THE INFLUENZA EPIDEMIC.

There are signs this week that the influenza epidemic, which has claimed so many victims locally, is now on the wane, although unfortunately the death roll is still very high. Since the outbreak of the epidemic the number of deaths from influenza in Rugby and the immediate neighbourhood totals 86, of which 61 have occurred in Rugby and New Bilton. In Rugby alone 27 deaths from these diseases were registered last week, and another 14 occurred in the villages immediately adjacent to the town. Thirteen deaths were registered during the first three days of the present week. . . .

NEEDLESS ALARM.

Some alarm has apparently been caused in Cromwell Road by the proposal that the Mitchison Home is to be used as a hospital for influenza patients. Residents in that neighbourhood may feel assured there is no cause to be uneasy.

RUGBY MAN’S FOOLISH ACT.
UNLAWFULLY WEARING AN OFFICER’S UNIFORM.
A HEAVY FINE.

A remarkable story was told to the Mansfield Magistrates on Thursday last week in a case in which Percy Thos Tallis, a mechanical engineer, now on Government work at Coventry, living in Cross Street, Rugby, and whose father is an innkeeper in the town, was charged with unlawfully wearing the uniform of an officer of the R.A.F at Sutton in Ashfield on October 23rd. After being arrested by Insp Brooks, defendant made a statement, in which he said he received information that his brother, who had been seriously wounded, was lying in a military hospital at Nottingham. He went there to see him, his wife joining him the next day. On the 20th ult he made the acquaintance at a hotel of a man named Millus, who was wearing an officer’s uniform. He suggested that he (defendant) should put on a similar uniform and be photographed in it. He agreed to this, and after putting on the uniform they went into the streets, where Millus persuaded him to accompany him to Mansfield. He did so, and the next day, at Millius’s request, he consented to visit Mansfield again. They took tickets there, but alighted at Sutton, where he was arrested.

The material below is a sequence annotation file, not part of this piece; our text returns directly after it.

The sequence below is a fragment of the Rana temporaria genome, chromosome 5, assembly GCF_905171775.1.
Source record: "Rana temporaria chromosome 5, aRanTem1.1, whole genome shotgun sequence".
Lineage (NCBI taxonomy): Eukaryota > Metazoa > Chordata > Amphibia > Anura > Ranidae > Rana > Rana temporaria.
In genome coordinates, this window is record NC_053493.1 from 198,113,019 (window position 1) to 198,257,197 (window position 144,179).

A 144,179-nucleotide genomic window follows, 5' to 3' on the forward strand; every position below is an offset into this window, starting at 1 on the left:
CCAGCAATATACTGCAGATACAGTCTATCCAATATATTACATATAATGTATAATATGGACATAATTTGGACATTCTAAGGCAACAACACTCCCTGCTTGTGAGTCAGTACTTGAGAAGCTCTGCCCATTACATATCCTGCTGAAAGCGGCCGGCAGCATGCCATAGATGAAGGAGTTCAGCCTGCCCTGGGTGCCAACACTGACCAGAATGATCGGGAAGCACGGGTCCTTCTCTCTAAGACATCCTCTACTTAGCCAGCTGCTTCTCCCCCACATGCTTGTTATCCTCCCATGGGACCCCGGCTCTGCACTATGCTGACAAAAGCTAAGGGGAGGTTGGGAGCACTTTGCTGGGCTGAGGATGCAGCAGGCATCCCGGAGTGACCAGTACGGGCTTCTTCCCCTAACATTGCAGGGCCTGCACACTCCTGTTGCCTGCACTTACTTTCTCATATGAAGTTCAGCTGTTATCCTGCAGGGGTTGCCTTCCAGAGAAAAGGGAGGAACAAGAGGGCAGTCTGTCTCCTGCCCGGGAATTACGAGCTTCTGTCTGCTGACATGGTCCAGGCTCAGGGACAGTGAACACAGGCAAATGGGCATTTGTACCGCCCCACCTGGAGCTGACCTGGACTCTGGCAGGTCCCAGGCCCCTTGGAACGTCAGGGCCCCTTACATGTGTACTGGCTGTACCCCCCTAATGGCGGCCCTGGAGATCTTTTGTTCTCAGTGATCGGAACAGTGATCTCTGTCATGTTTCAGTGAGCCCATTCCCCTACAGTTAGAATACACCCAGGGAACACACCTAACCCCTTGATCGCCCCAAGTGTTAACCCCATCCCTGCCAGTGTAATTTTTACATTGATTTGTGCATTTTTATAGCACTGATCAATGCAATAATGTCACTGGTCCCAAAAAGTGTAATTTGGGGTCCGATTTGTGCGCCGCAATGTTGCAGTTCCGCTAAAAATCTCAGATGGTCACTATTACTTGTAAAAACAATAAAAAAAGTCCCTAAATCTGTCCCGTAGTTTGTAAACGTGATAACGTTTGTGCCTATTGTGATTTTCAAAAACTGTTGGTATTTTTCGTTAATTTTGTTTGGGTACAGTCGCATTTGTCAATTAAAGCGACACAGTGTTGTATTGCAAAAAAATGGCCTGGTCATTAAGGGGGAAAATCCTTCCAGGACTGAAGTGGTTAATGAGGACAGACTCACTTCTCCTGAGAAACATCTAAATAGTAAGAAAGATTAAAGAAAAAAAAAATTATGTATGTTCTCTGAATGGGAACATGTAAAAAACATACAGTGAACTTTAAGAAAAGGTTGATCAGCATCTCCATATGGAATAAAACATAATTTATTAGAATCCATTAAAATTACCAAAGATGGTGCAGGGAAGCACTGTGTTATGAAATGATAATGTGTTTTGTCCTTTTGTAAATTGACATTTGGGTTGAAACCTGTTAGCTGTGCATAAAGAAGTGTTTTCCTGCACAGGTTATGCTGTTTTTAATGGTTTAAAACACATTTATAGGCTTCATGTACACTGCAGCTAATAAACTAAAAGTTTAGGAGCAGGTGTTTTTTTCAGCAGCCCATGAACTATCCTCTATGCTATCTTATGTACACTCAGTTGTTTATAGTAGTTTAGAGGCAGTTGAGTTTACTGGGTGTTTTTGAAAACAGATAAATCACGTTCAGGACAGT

Mr W Gamble, who defended, pleaded guilty, but urged extenuating circumstances. When Millus saw defendant at the hotel he said, “Put on this uniform and be photographed in it.” Defendant several times refused to do so, and it was only after Millus said he belonged to the military police, and that no harm would result, that defendant consented. He went out with the intention of being photographed in the uniform, and then coming back and taking it off. but Millus persuaded him to go to Mansfield. It was evidently a case of a strong mind overcoming a weaker mental capacity. Defendant committed this foolish act, but Mr Gamble submitted that no real harm had been done. At Mansfield he found Millus was wanted on a charge, so the latter could afford to be reckless. Defendant bore an excellent character. This had been a lesson to him, and defendant would take care that he would not repeat such foolishness again.